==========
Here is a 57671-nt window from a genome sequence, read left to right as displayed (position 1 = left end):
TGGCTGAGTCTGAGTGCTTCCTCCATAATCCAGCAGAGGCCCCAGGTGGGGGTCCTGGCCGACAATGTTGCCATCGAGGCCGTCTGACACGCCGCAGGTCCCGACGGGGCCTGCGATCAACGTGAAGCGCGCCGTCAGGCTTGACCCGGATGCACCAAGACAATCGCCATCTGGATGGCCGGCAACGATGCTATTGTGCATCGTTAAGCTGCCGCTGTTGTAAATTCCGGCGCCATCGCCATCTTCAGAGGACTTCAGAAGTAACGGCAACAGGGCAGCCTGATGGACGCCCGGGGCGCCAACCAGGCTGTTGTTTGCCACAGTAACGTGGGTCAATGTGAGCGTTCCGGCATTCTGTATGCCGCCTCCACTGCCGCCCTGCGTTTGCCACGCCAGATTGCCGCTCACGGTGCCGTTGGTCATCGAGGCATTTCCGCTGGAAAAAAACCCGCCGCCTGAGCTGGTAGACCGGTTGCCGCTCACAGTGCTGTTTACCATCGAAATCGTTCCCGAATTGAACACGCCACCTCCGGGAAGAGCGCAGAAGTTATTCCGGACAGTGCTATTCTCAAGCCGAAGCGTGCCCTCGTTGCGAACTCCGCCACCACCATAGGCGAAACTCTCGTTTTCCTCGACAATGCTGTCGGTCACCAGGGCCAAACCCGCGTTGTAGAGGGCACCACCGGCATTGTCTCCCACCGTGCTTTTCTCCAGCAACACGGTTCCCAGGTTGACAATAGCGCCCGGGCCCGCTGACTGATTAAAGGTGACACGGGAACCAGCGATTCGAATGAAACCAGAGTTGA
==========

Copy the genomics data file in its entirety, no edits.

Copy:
Here is a 57671-nt window from a genome sequence, read left to right as displayed (position 1 = left end):
TGGCTGAGTCTGAGTGCTTCCTCCATAATCCAGCAGAGGCCCCAGGTGGGGGTCCTGGCCGACAATGTTGCCATCGAGGCCGTCTGACACGCCGCAGGTCCCGACGGGGCCTGCGATCAACGTGAAGCGCGCCGTCAGGCTTGACCCGGATGCACCAAGACAATCGCCATCTGGATGGCCGGCAACGATGCTATTGTGCATCGTTAAGCTGCCGCTGTTGTAAATTCCGGCGCCATCGCCATCTTCAGAGGACTTCAGAAGTAACGGCAACAGGGCAGCCTGATGGACGCCCGGGGCGCCAACCAGGCTGTTGTTTGCCACAGTAACGTGGGTCAATGTGAGCGTTCCGGCATTCTGTATGCCGCCTCCACTGCCGCCCTGCGTTTGCCACGCCAGATTGCCGCTCACGGTGCCGTTGGTCATCGAGGCATTTCCGCTGGAAAAAAACCCGCCGCCTGAGCTGGTAGACCGGTTGCCGCTCACAGTGCTGTTTACCATCGAAATCGTTCCCGAATTGAACACGCCACCTCCGGGAAGAGCGCAGAAGTTATTCCGGACAGTGCTATTCTCAAGCCGAAGCGTGCCCTCGTTGCGAACTCCGCCACCACCATAGGCGAAACTCTCGTTTTCCTCGACAATGCTGTCGGTCACCAGGGCCAAACCCGCGTTGTAGAGGGCACCACCGGCATTGTCTCCCACCGTGCTTTTCTCCAGCAACACGGTTCCCAGGTTGACAATAGCGCCCGGGCCCGCTGACTGATTAAAGGTGACACGGGAACCAGCGATTCGAATGAAACCAGAGTTGA